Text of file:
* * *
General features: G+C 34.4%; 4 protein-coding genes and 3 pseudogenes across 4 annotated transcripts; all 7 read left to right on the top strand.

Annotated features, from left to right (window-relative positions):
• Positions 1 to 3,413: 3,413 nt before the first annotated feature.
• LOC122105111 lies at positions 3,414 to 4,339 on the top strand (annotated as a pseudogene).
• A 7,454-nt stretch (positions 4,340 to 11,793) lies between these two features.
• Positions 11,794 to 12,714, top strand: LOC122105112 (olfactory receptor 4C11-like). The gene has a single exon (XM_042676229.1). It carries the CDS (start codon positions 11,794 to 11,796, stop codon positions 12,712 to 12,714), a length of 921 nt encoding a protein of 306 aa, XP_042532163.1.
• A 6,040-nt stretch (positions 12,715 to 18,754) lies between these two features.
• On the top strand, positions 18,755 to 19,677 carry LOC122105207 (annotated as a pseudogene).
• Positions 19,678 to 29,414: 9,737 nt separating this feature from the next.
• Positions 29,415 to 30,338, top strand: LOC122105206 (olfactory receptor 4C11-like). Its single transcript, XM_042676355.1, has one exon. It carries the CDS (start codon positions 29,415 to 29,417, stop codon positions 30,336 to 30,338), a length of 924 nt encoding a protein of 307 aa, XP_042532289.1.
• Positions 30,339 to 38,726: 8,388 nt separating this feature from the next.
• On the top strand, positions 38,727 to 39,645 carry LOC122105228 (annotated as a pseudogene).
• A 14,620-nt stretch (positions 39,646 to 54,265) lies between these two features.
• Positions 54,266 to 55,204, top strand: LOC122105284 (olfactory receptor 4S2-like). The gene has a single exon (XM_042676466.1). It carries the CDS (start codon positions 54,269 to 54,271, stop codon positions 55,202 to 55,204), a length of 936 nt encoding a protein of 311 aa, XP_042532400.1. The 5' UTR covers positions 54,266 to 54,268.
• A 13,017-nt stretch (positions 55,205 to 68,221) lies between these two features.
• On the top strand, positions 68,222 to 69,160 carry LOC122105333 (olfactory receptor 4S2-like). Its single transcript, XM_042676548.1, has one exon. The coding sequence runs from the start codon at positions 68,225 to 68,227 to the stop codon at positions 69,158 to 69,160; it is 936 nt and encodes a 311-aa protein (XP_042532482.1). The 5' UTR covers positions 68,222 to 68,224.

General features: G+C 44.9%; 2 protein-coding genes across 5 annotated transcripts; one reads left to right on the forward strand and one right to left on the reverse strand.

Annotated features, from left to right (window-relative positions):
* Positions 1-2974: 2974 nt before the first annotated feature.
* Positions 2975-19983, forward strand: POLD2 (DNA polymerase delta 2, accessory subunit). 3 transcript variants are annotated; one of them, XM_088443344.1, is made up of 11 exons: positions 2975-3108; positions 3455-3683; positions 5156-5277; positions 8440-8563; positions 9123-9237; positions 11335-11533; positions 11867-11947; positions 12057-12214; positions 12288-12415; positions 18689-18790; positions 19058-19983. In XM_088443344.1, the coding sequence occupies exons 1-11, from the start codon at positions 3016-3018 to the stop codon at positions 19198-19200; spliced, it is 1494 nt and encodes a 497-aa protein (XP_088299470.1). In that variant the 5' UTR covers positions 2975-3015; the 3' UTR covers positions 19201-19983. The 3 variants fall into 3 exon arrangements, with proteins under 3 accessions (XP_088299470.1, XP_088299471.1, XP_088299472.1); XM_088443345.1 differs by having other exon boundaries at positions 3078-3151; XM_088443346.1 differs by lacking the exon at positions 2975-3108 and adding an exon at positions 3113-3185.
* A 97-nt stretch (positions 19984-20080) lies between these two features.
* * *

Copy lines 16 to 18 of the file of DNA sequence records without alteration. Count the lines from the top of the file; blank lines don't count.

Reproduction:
• On the top strand, positions 68,222 to 69,160 carry LOC122105333 (olfactory receptor 4S2-like). Its single transcript, XM_042676548.1, has one exon. The coding sequence runs from the start codon at positions 68,225 to 68,227 to the stop codon at positions 69,158 to 69,160; it is 936 nt and encodes a 311-aa protein (XP_042532482.1). The 5' UTR covers positions 68,222 to 68,224.

General features: G+C 44.9%; 2 protein-coding genes across 5 annotated transcripts; one reads left to right on the forward strand and one right to left on the reverse strand.

Annotated features, from left to right (window-relative positions):